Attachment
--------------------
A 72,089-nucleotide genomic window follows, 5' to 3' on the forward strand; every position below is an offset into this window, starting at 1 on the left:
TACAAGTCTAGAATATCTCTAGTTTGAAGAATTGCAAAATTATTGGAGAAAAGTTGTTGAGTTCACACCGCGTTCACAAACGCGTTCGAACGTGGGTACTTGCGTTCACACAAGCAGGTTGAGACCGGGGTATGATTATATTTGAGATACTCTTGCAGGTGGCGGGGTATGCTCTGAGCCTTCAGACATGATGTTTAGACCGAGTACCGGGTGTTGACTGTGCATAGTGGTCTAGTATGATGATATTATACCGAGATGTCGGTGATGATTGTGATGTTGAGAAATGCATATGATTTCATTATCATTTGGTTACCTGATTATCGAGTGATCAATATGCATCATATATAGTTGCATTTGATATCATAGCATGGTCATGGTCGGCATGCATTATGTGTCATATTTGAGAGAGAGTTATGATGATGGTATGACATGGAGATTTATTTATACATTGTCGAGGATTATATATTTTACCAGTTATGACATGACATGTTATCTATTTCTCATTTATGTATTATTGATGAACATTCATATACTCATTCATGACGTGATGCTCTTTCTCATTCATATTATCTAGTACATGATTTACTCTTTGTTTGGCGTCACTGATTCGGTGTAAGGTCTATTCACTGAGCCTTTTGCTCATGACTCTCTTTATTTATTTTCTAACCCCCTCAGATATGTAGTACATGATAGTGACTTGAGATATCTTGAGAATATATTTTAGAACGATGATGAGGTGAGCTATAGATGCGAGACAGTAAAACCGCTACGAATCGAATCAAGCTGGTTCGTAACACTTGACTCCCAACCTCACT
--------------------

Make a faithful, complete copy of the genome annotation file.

A 72,089-nucleotide genomic window follows, 5' to 3' on the forward strand; every position below is an offset into this window, starting at 1 on the left:
TACAAGTCTAGAATATCTCTAGTTTGAAGAATTGCAAAATTATTGGAGAAAAGTTGTTGAGTTCACACCGCGTTCACAAACGCGTTCGAACGTGGGTACTTGCGTTCACACAAGCAGGTTGAGACCGGGGTATGATTATATTTGAGATACTCTTGCAGGTGGCGGGGTATGCTCTGAGCCTTCAGACATGATGTTTAGACCGAGTACCGGGTGTTGACTGTGCATAGTGGTCTAGTATGATGATATTATACCGAGATGTCGGTGATGATTGTGATGTTGAGAAATGCATATGATTTCATTATCATTTGGTTACCTGATTATCGAGTGATCAATATGCATCATATATAGTTGCATTTGATATCATAGCATGGTCATGGTCGGCATGCATTATGTGTCATATTTGAGAGAGAGTTATGATGATGGTATGACATGGAGATTTATTTATACATTGTCGAGGATTATATATTTTACCAGTTATGACATGACATGTTATCTATTTCTCATTTATGTATTATTGATGAACATTCATATACTCATTCATGACGTGATGCTCTTTCTCATTCATATTATCTAGTACATGATTTACTCTTTGTTTGGCGTCACTGATTCGGTGTAAGGTCTATTCACTGAGCCTTTTGCTCATGACTCTCTTTATTTATTTTCTAACCCCCTCAGATATGTAGTACATGATAGTGACTTGAGATATCTTGAGAATATATTTTAGAACGATGATGAGGTGAGCTATAGATGCGAGACAGTAAAACCGCTACGAATCGAATCAAGCTGGTTCGTAACACTTGACTCCCAACCTCACT